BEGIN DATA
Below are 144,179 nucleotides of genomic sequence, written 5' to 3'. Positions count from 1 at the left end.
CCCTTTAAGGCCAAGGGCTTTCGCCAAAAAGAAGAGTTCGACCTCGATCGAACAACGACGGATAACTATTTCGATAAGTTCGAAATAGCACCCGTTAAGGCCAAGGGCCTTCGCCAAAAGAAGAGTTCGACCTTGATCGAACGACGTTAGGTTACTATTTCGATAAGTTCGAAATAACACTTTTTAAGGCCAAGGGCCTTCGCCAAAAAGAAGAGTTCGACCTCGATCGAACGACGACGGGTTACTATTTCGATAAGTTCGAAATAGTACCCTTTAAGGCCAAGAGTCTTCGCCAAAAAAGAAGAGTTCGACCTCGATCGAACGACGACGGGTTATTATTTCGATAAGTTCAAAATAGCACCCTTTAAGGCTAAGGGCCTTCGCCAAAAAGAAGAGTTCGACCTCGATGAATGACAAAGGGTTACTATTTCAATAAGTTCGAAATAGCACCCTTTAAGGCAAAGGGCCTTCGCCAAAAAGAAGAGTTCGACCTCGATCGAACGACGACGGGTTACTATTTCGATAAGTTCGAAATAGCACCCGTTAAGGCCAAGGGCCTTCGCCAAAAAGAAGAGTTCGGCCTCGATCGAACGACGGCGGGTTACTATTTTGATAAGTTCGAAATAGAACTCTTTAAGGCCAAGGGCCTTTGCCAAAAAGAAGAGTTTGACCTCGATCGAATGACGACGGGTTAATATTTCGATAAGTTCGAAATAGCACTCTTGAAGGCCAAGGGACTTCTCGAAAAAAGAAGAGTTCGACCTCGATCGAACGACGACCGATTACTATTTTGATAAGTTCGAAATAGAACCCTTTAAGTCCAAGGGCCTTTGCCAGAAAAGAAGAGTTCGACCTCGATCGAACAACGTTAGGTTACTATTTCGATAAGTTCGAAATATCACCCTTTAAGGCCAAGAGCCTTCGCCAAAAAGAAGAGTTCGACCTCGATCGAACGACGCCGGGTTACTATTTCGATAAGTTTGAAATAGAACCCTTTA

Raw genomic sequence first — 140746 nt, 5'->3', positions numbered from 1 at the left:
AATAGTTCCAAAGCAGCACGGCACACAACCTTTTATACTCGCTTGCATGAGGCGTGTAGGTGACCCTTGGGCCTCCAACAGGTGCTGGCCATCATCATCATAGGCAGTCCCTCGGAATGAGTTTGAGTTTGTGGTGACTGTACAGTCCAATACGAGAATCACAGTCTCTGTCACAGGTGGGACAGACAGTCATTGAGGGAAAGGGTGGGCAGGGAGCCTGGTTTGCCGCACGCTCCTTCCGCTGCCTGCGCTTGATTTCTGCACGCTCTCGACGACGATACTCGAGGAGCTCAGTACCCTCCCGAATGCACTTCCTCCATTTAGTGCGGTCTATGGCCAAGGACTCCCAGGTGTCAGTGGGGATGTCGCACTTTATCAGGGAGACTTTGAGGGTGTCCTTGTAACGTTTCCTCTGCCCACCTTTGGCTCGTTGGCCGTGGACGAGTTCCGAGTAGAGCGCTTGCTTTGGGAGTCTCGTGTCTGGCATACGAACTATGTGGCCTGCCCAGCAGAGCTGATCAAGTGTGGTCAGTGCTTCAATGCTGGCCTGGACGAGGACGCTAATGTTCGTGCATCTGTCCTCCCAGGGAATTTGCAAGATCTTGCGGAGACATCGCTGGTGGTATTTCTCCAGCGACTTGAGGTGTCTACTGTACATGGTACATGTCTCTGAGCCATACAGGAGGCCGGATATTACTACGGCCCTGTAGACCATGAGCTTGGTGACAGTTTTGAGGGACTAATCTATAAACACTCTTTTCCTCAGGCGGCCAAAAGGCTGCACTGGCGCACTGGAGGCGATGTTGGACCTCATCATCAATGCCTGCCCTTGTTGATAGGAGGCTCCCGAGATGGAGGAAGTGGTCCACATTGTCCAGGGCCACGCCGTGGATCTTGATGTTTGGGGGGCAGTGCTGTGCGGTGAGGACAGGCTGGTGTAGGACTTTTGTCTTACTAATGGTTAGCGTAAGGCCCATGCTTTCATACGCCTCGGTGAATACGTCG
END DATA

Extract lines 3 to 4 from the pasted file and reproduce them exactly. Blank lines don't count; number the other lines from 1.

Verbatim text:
Raw genomic sequence first — 140746 nt, 5'->3', positions numbered from 1 at the left:
AATAGTTCCAAAGCAGCACGGCACACAACCTTTTATACTCGCTTGCATGAGGCGTGTAGGTGACCCTTGGGCCTCCAACAGGTGCTGGCCATCATCATCATAGGCAGTCCCTCGGAATGAGTTTGAGTTTGTGGTGACTGTACAGTCCAATACGAGAATCACAGTCTCTGTCACAGGTGGGACAGACAGTCATTGAGGGAAAGGGTGGGCAGGGAGCCTGGTTTGCCGCACGCTCCTTCCGCTGCCTGCGCTTGATTTCTGCACGCTCTCGACGACGATACTCGAGGAGCTCAGTACCCTCCCGAATGCACTTCCTCCATTTAGTGCGGTCTATGGCCAAGGACTCCCAGGTGTCAGTGGGGATGTCGCACTTTATCAGGGAGACTTTGAGGGTGTCCTTGTAACGTTTCCTCTGCCCACCTTTGGCTCGTTGGCCGTGGACGAGTTCCGAGTAGAGCGCTTGCTTTGGGAGTCTCGTGTCTGGCATACGAACTATGTGGCCTGCCCAGCAGAGCTGATCAAGTGTGGTCAGTGCTTCAATGCTGGCCTGGACGAGGACGCTAATGTTCGTGCATCTGTCCTCCCAGGGAATTTGCAAGATCTTGCGGAGACATCGCTGGTGGTATTTCTCCAGCGACTTGAGGTGTCTACTGTACATGGTACATGTCTCTGAGCCATACAGGAGGCCGGATATTACTACGGCCCTGTAGACCATGAGCTTGGTGACAGTTTTGAGGGACTAATCTATAAACACTCTTTTCCTCAGGCGGCCAAAAGGCTGCACTGGCGCACTGGAGGCGATGTTGGACCTCATCATCAATGCCTGCCCTTGTTGATAGGAGGCTCCCGAGATGGAGGAAGTGGTCCACATTGTCCAGGGCCACGCCGTGGATCTTGATGTTTGGGGGGCAGTGCTGTGCGGTGAGGACAGGCTGGTGTAGGACTTTTGTCTTACTAATGGTTAGCGTAAGGCCCATGCTTTCATACGCCTCGGTGAATACGTCG